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Tuesday, September 27, 2022

*Yorchycystis*, a 500-million-year-old relative of the starfish that lost its skeleton

Four years after excavating fossils in a churchyard in York, Pennsylvania, amateur paleontologist Chris Hafner made an interesting discovery. “I knew it was worth keeping,” he said. He posted his discovery on Facebook.

I saw his post, and realized it was a great discovery: I study fossil invertebrates at the Spanish Research Council. When I contacted Hefner, he agreed to donate the fossil to the Natural History Museum in London.

Working with colleagues in the US and UK, we determined that it was a 510 million year old relative of today’s starfish and sea urchins. It is extremely unique, new to science, and has only a partial skeleton. we named it yorkystis hefneriAfter its finder.

yorkcystis has revealed new information about how early life on Earth was developing at the time when most of today’s animal groups first appeared.

sea ​​urchins are yorkcystis‘ Living relatives.
Samuel ZamoraCC BY-ND

Cambrian explosion

yorkcystis Lived during the “Cambrian Explosion” between 539 million and 485 million years ago. Before this time, bacteria and other simple microbes lived alongside Ediacaran organisms, mysterious, soft-bodied creatures about which scientists know little.

The Cambrian brought a great proliferation of species that emerged from the seas. They included the groups of organisms that would eventually dominate the planet and representatives of most animal groups today.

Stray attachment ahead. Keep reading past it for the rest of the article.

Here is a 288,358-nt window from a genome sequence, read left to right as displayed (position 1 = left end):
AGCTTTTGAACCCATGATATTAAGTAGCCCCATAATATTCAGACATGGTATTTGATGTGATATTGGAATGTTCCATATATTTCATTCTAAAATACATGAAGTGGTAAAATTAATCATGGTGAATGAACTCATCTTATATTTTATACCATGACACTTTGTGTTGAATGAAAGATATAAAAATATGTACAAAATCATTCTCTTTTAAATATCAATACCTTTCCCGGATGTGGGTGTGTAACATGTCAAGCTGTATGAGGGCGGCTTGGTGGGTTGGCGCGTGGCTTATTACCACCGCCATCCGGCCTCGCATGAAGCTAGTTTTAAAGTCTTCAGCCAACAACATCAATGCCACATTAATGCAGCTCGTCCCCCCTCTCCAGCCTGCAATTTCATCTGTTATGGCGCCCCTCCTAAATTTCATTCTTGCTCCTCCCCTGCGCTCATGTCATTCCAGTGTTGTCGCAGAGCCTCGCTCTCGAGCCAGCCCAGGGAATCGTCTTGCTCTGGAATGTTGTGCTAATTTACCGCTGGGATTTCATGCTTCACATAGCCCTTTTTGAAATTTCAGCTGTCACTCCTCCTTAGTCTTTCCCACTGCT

Within a few million years, complex animals with skeletons and hard shells appeared. Why this happened is unclear, but a major change in ocean chemistry, with higher concentrations of calcium carbonate, likely played an important role.

Echinoderms were not the first of these to be found in the geological record. Brachiopods – marine animals that lived protected within seaweeds – predated them. So did arthropods, a group that had well-rounded calcite exoskeletons, including trilobites.

For context, dinosaurs appeared 294 million years after the dawn of the Cambrian.

first echinoderms

There are over 30,000 extinct echinoderm species, but they are very rare in places with exceptional Cambrian conservation, such as the Burgess Shale in Canada and Chengjiang in China.

Some of the first primitive echinoderms were quite different from their current relatives, with five arms extending out from the center of the body, a structure known as “pentamerous symmetry”.

Cambrian echinoderms had a wide range of body structures. Eocrinoids had vase-shaped bodies protected by geometrically patterned plates and numerous armalike structures. The thick cigar-shaped helicoplakoids were plated in calcite armor with a “mouth” that wrapped around its body. The blastoid species took on various shapes, often resembling exotic flowers.

Edrioasteroidea looked similar to today’s sea star, and with five arms protruding from its mouth, it is the creature that yorkystis hefneri Most similar. So we classified it on the evolutionary tree within this group.

yorkcystisEchinoderm without skeleton